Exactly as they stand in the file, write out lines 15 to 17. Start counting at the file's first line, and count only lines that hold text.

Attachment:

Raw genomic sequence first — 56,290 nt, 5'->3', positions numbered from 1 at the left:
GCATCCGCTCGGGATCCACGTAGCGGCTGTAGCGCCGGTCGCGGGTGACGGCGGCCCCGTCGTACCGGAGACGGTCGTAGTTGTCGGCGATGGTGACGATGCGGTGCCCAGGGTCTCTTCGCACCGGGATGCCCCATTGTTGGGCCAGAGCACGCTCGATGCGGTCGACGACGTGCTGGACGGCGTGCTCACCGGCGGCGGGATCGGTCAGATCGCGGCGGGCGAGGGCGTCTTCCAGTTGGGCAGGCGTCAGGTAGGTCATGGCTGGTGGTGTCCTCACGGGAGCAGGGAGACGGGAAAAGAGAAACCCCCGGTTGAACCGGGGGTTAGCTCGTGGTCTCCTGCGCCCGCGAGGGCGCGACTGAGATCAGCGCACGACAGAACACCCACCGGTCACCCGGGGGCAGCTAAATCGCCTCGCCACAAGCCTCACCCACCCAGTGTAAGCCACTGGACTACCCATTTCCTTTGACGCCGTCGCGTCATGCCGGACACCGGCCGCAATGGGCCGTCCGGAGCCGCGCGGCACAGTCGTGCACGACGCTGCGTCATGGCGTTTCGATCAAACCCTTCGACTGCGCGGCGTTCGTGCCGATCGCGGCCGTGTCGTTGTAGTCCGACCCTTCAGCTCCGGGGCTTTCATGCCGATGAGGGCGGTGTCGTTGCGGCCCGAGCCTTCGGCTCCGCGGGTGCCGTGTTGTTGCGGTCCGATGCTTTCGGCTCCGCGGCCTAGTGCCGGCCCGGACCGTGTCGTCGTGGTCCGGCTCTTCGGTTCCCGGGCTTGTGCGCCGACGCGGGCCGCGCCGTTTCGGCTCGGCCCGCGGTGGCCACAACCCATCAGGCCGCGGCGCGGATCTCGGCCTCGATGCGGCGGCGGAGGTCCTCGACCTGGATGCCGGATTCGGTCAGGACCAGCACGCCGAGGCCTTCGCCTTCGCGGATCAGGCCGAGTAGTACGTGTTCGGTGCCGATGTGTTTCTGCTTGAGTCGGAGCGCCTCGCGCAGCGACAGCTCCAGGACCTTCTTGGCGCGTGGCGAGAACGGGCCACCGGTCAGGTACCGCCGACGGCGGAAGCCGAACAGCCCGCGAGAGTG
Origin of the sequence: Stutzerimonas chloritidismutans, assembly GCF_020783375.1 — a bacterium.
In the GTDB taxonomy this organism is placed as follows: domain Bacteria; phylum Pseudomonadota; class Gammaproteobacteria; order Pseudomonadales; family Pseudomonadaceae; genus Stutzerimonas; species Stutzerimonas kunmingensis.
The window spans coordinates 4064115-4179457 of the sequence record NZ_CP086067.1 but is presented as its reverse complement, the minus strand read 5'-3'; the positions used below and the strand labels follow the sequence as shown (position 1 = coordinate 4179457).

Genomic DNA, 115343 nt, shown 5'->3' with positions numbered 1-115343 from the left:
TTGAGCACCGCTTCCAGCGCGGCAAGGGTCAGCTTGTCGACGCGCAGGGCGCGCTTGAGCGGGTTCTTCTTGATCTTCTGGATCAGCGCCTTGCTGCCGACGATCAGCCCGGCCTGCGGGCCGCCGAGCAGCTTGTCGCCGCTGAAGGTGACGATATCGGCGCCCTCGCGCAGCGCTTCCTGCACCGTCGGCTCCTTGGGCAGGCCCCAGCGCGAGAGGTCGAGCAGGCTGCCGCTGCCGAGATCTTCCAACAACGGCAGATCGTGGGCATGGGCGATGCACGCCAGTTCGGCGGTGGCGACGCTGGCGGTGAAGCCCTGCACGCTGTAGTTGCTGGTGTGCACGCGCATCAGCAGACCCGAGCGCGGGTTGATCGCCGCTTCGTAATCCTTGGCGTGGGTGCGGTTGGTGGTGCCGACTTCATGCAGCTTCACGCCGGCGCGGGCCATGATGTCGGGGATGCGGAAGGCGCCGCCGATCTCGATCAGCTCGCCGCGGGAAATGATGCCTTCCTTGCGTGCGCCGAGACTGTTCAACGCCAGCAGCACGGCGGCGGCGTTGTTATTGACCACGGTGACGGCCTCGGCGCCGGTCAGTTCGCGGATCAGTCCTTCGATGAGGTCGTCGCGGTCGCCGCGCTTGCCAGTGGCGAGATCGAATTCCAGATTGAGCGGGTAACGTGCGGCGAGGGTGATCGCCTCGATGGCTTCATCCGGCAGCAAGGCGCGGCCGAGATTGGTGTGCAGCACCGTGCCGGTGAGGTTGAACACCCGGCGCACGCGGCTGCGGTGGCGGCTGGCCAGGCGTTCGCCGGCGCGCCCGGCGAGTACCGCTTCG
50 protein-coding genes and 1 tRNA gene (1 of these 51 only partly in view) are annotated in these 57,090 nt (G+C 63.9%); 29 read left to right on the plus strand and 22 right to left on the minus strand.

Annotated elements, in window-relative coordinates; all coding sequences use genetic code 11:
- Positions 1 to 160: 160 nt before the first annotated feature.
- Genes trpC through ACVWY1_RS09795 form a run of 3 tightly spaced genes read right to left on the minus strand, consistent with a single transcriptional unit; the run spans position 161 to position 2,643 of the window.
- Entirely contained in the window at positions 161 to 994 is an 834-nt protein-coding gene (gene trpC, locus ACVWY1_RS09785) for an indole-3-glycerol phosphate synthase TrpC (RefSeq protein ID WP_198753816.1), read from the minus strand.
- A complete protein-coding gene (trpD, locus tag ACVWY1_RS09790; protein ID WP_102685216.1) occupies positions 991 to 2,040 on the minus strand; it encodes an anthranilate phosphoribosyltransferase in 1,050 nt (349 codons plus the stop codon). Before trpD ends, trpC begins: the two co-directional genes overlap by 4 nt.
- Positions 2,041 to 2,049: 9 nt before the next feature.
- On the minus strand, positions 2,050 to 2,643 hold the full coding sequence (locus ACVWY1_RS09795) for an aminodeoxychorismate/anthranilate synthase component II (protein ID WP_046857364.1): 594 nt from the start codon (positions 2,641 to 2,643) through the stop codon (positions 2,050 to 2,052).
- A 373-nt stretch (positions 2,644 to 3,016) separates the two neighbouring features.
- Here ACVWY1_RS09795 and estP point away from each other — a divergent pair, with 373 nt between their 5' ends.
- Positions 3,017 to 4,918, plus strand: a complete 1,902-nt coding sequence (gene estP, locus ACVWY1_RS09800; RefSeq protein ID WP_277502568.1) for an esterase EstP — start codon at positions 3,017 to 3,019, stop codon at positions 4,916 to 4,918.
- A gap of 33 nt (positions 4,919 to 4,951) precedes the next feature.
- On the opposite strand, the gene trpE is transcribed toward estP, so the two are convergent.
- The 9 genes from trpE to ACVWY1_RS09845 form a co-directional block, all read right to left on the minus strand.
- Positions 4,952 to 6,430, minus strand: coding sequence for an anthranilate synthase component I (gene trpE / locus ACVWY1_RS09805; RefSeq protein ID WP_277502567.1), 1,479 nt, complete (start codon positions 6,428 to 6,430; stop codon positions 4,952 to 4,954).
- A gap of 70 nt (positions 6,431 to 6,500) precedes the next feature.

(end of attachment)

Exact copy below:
- On the minus strand, positions 2,050 to 2,643 hold the full coding sequence (locus ACVWY1_RS09795) for an aminodeoxychorismate/anthranilate synthase component II (protein ID WP_046857364.1): 594 nt from the start codon (positions 2,641 to 2,643) through the stop codon (positions 2,050 to 2,052).
- A 373-nt stretch (positions 2,644 to 3,016) separates the two neighbouring features.
- Here ACVWY1_RS09795 and estP point away from each other — a divergent pair, with 373 nt between their 5' ends.